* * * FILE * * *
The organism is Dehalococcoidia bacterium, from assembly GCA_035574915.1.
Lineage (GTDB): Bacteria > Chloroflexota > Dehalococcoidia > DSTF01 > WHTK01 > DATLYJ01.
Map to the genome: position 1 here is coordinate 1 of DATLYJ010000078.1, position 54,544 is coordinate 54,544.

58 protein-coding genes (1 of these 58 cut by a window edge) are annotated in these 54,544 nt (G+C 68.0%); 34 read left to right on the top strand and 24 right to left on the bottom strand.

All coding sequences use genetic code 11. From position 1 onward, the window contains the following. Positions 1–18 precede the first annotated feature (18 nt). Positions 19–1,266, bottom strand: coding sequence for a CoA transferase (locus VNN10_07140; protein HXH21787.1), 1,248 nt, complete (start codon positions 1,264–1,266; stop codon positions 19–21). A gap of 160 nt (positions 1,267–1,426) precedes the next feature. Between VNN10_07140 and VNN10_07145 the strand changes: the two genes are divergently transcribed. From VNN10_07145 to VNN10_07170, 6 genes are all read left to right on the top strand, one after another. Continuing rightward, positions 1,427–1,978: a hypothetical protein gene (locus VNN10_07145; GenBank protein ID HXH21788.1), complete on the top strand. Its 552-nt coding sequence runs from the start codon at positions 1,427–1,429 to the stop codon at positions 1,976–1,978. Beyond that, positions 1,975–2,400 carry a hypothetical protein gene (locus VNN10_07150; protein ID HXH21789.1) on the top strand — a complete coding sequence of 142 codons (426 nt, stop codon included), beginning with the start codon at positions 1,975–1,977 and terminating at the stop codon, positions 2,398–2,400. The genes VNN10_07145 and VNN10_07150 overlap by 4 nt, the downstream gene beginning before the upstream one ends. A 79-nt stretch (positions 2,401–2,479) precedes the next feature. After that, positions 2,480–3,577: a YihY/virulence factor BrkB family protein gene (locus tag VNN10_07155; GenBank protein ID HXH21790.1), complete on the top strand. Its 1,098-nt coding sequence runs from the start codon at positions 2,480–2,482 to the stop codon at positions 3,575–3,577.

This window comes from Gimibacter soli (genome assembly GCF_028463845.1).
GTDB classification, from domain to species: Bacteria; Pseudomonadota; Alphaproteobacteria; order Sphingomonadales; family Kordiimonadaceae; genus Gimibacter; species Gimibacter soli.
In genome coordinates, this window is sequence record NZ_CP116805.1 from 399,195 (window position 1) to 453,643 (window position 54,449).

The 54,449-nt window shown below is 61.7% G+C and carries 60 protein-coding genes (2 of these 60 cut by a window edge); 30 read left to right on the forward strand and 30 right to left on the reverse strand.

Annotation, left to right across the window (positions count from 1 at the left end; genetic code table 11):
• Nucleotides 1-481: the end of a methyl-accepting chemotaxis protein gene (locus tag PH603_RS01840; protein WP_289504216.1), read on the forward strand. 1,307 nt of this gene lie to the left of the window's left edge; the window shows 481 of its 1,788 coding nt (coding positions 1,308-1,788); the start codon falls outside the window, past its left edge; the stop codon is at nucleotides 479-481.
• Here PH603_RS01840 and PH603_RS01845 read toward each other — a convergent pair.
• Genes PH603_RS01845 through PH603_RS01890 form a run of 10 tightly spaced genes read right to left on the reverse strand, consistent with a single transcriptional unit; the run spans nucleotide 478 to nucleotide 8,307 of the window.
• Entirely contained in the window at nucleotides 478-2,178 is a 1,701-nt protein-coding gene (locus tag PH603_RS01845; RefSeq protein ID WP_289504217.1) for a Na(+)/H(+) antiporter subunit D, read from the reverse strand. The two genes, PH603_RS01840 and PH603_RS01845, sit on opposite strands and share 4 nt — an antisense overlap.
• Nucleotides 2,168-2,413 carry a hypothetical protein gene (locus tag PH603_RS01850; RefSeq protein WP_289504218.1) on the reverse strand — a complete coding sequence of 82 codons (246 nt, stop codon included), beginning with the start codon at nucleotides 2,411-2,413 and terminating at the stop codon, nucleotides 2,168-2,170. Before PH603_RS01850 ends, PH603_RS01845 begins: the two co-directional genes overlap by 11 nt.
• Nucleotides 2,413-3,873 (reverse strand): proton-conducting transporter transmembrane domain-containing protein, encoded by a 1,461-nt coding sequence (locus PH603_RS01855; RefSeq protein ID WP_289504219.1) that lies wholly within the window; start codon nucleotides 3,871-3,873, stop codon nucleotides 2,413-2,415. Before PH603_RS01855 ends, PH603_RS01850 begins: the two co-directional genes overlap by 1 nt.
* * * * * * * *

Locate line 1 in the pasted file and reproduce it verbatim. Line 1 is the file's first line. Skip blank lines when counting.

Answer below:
The organism is Dehalococcoidia bacterium, from assembly GCA_035574915.1.